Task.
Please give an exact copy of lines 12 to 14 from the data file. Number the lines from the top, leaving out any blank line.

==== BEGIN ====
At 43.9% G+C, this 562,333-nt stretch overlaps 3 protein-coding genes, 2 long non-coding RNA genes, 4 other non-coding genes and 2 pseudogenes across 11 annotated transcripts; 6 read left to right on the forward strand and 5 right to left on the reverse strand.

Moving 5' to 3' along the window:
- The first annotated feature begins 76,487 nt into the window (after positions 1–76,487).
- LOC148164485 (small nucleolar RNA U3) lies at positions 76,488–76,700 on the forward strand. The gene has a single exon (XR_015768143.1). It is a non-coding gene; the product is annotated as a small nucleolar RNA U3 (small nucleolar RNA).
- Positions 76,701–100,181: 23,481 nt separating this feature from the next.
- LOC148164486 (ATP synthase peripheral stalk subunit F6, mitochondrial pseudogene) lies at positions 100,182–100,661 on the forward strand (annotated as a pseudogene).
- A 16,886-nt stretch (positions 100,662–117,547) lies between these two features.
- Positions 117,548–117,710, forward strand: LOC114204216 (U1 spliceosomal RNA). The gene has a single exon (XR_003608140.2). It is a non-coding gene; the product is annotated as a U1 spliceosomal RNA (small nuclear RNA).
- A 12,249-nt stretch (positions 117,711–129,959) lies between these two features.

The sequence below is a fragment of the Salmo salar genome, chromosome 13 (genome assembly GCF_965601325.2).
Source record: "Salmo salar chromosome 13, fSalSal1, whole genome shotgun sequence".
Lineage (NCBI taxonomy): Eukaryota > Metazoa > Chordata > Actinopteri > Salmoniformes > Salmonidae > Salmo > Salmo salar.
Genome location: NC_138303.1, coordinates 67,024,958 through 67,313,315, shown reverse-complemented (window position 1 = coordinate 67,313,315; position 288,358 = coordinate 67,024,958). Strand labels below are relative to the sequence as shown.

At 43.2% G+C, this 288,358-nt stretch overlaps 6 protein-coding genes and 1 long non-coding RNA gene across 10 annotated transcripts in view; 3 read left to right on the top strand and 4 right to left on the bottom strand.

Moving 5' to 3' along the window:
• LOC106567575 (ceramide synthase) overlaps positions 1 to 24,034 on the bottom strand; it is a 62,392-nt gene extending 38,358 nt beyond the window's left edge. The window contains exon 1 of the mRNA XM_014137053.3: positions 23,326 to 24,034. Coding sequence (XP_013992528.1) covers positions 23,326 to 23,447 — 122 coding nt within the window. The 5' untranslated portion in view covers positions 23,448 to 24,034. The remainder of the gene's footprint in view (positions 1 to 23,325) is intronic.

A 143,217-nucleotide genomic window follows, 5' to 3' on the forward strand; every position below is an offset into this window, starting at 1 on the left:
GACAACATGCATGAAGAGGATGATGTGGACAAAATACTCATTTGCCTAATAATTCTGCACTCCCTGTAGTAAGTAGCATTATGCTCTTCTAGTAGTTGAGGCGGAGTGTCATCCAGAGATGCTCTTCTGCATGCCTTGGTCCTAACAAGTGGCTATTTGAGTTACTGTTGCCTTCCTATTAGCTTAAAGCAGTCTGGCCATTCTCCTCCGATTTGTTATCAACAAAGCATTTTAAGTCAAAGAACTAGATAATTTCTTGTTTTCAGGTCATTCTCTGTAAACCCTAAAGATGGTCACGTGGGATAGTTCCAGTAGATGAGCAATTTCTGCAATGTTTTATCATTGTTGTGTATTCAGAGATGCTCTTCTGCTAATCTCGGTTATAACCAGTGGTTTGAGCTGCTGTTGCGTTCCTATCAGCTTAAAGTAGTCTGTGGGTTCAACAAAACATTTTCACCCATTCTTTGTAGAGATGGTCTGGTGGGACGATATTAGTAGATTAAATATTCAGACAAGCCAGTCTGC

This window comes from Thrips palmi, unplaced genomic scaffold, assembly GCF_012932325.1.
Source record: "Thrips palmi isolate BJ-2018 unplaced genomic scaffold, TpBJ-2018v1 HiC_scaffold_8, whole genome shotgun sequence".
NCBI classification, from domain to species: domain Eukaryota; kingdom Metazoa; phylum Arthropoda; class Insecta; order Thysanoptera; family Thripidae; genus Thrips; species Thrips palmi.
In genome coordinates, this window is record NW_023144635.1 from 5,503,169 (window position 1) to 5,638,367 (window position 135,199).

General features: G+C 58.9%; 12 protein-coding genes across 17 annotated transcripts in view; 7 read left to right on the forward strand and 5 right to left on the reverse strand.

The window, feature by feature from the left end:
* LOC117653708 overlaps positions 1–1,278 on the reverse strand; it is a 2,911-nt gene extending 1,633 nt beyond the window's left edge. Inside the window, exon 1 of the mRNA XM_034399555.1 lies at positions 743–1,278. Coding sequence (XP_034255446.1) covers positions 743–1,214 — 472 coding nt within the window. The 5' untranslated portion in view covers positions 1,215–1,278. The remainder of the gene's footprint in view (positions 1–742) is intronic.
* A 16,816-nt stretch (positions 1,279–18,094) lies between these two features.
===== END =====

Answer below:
Lineage (NCBI taxonomy): Eukaryota > Metazoa > Chordata > Actinopteri > Salmoniformes > Salmonidae > Salmo > Salmo salar.
Genome location: NC_138303.1, coordinates 67,024,958 through 67,313,315, shown reverse-complemented (window position 1 = coordinate 67,313,315; position 288,358 = coordinate 67,024,958). Strand labels below are relative to the sequence as shown.

At 43.2% G+C, this 288,358-nt stretch overlaps 6 protein-coding genes and 1 long non-coding RNA gene across 10 annotated transcripts in view; 3 read left to right on the top strand and 4 right to left on the bottom strand.